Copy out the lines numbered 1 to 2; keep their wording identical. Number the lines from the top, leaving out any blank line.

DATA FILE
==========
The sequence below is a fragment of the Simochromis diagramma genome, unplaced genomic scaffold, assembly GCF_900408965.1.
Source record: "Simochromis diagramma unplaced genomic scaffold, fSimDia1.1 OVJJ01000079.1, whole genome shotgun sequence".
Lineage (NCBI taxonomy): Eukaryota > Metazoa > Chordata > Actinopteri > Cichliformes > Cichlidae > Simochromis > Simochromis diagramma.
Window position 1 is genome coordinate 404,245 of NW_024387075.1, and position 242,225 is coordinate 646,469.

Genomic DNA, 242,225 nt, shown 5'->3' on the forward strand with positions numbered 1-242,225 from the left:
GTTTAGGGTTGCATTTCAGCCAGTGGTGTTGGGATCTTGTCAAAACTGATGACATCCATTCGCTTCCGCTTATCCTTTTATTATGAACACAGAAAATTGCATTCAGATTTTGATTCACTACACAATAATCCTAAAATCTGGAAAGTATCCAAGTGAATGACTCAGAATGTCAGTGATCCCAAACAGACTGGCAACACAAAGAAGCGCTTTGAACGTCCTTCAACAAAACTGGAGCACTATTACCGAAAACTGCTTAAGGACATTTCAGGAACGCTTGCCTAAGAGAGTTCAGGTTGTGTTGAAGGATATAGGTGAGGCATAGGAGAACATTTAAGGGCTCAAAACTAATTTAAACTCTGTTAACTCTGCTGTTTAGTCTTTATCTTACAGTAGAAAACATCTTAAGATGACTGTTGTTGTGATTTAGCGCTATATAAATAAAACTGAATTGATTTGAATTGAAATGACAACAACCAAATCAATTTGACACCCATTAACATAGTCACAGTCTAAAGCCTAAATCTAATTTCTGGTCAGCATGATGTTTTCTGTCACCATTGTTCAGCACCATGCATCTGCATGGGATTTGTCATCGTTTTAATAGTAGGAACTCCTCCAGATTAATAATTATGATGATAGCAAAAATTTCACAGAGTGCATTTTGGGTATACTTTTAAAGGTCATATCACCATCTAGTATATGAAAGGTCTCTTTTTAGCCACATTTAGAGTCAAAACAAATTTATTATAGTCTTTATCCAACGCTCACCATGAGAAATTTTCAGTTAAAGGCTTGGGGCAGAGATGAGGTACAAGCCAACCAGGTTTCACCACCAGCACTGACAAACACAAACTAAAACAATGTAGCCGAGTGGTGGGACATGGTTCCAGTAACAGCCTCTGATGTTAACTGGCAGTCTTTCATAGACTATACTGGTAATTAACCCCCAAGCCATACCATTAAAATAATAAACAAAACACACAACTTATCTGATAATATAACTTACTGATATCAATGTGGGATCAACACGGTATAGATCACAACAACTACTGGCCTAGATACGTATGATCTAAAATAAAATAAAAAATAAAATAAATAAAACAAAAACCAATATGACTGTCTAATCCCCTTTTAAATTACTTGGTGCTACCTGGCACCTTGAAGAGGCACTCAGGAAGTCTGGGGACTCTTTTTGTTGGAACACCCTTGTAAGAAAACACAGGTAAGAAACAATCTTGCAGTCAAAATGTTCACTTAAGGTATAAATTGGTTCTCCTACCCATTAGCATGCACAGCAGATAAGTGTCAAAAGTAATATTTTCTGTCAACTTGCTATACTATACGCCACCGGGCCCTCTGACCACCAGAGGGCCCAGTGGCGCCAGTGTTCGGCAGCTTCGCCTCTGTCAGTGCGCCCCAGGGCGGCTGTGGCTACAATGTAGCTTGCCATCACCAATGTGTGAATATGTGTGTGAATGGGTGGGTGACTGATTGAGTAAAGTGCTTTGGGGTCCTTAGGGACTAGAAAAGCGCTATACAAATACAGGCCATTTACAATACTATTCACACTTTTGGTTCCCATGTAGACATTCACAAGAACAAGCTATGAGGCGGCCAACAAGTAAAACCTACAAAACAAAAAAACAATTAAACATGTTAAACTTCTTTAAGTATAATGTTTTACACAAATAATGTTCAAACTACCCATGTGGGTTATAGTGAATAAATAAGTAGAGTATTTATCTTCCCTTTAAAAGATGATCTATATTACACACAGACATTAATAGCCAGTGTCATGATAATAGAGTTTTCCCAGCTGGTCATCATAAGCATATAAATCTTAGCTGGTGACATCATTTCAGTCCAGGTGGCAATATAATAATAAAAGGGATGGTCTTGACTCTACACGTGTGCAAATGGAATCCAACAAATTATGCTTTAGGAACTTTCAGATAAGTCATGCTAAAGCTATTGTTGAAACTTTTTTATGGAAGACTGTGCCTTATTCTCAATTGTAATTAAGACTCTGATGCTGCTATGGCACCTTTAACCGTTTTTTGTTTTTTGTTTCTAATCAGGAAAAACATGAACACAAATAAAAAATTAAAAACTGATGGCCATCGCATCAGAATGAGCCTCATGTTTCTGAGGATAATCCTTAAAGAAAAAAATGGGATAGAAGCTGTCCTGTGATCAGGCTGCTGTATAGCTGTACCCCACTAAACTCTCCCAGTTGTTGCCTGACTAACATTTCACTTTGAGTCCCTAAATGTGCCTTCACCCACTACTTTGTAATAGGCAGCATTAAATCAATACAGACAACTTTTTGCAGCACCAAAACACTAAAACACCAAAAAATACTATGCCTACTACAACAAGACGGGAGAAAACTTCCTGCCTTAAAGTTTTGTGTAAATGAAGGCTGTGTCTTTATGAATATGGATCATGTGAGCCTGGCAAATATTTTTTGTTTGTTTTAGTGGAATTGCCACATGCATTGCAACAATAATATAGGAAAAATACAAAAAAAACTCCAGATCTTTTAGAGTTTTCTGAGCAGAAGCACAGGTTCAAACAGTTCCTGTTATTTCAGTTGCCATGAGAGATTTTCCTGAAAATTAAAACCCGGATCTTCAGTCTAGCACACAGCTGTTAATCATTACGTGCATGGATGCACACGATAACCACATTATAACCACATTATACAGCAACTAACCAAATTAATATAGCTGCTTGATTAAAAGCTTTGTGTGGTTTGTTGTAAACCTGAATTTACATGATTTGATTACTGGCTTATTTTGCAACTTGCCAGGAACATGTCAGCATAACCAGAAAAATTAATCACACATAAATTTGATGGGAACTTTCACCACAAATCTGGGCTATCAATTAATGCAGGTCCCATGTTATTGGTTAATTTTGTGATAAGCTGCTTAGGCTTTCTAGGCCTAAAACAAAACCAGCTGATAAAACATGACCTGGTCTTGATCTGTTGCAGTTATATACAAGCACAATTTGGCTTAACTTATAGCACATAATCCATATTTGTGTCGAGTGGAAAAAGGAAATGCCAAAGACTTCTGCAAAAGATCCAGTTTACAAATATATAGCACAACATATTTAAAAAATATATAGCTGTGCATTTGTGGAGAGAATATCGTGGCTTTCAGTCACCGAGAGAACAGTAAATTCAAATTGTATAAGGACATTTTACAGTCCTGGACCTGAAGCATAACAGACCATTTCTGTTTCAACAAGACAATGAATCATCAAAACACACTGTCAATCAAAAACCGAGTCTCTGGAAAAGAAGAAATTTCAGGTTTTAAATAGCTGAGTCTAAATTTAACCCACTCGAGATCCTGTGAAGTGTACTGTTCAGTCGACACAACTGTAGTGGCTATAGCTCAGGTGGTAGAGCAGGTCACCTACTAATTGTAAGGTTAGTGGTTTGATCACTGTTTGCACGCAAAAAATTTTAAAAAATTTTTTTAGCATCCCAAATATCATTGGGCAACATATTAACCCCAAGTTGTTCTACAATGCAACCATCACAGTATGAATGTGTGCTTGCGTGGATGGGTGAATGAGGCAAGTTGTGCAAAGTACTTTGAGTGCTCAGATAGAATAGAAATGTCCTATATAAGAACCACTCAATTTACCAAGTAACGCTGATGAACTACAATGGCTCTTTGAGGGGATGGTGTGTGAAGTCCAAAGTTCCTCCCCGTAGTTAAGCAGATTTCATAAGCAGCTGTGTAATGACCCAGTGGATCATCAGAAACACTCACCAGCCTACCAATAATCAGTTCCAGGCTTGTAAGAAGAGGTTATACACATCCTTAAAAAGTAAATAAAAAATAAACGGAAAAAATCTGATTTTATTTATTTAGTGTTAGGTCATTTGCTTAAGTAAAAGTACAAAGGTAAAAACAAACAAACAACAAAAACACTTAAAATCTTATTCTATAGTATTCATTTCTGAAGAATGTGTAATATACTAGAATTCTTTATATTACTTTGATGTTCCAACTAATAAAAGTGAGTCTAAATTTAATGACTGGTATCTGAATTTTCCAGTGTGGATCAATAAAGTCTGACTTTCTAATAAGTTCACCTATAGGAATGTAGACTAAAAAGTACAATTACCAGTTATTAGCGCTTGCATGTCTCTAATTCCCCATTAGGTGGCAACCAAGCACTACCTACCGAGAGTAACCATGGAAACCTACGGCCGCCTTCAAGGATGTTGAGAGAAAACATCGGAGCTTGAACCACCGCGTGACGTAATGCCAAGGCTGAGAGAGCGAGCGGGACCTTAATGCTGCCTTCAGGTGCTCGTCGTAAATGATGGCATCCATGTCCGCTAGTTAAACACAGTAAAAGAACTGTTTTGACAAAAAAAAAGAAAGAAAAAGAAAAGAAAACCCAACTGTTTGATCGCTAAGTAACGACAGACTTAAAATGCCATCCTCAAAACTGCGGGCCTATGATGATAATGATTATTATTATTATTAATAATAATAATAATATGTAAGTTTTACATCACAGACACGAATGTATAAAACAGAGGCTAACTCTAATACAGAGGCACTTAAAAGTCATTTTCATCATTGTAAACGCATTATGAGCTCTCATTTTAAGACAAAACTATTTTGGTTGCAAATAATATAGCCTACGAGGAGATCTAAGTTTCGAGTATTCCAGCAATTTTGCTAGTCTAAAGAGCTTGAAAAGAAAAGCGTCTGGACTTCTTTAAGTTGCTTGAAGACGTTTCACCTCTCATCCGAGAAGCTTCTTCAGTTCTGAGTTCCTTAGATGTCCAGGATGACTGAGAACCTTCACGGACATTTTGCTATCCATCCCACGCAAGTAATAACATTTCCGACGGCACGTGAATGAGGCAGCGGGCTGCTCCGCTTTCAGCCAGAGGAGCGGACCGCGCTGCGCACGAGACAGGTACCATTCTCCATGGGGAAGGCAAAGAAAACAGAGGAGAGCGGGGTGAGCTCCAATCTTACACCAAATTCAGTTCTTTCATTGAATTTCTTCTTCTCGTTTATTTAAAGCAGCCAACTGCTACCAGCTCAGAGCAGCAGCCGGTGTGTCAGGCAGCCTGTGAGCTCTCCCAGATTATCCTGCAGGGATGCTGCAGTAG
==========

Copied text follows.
The sequence below is a fragment of the Simochromis diagramma genome, unplaced genomic scaffold, assembly GCF_900408965.1.
Source record: "Simochromis diagramma unplaced genomic scaffold, fSimDia1.1 OVJJ01000079.1, whole genome shotgun sequence".